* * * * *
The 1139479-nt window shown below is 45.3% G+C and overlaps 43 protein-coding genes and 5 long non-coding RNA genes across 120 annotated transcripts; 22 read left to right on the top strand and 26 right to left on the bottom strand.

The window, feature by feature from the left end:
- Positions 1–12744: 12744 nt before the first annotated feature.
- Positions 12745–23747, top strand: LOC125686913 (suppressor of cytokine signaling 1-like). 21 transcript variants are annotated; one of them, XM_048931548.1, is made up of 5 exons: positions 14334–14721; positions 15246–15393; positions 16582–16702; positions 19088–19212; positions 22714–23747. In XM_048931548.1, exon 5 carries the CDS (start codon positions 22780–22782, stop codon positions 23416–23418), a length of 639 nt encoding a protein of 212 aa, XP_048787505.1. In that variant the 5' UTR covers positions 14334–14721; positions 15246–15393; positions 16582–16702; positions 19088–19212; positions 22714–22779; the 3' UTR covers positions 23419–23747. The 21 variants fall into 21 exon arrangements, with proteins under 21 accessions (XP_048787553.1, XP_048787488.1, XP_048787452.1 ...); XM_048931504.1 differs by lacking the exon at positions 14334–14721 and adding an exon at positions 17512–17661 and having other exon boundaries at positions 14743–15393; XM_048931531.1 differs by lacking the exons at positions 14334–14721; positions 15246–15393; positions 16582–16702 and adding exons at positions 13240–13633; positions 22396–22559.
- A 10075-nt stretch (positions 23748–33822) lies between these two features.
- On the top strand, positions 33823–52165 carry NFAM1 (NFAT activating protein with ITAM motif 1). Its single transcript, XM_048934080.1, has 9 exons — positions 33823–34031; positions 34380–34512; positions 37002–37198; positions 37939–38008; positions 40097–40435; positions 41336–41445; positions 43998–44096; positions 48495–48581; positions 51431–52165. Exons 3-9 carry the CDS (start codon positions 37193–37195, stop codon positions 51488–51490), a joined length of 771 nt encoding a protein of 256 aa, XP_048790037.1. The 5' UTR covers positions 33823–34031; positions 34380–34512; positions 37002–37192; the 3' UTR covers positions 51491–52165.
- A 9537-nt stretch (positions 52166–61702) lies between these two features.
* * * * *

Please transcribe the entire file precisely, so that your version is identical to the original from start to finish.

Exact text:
The 1139479-nt window shown below is 45.3% G+C and overlaps 43 protein-coding genes and 5 long non-coding RNA genes across 120 annotated transcripts; 22 read left to right on the top strand and 26 right to left on the bottom strand.

The window, feature by feature from the left end:
- Positions 1–12744: 12744 nt before the first annotated feature.
- Positions 12745–23747, top strand: LOC125686913 (suppressor of cytokine signaling 1-like). 21 transcript variants are annotated; one of them, XM_048931548.1, is made up of 5 exons: positions 14334–14721; positions 15246–15393; positions 16582–16702; positions 19088–19212; positions 22714–23747. In XM_048931548.1, exon 5 carries the CDS (start codon positions 22780–22782, stop codon positions 23416–23418), a length of 639 nt encoding a protein of 212 aa, XP_048787505.1. In that variant the 5' UTR covers positions 14334–14721; positions 15246–15393; positions 16582–16702; positions 19088–19212; positions 22714–22779; the 3' UTR covers positions 23419–23747. The 21 variants fall into 21 exon arrangements, with proteins under 21 accessions (XP_048787553.1, XP_048787488.1, XP_048787452.1 ...); XM_048931504.1 differs by lacking the exon at positions 14334–14721 and adding an exon at positions 17512–17661 and having other exon boundaries at positions 14743–15393; XM_048931531.1 differs by lacking the exons at positions 14334–14721; positions 15246–15393; positions 16582–16702 and adding exons at positions 13240–13633; positions 22396–22559.
- A 10075-nt stretch (positions 23748–33822) lies between these two features.
- On the top strand, positions 33823–52165 carry NFAM1 (NFAT activating protein with ITAM motif 1). Its single transcript, XM_048934080.1, has 9 exons — positions 33823–34031; positions 34380–34512; positions 37002–37198; positions 37939–38008; positions 40097–40435; positions 41336–41445; positions 43998–44096; positions 48495–48581; positions 51431–52165. Exons 3-9 carry the CDS (start codon positions 37193–37195, stop codon positions 51488–51490), a joined length of 771 nt encoding a protein of 256 aa, XP_048790037.1. The 5' UTR covers positions 33823–34031; positions 34380–34512; positions 37002–37192; the 3' UTR covers positions 51491–52165.
- A 9537-nt stretch (positions 52166–61702) lies between these two features.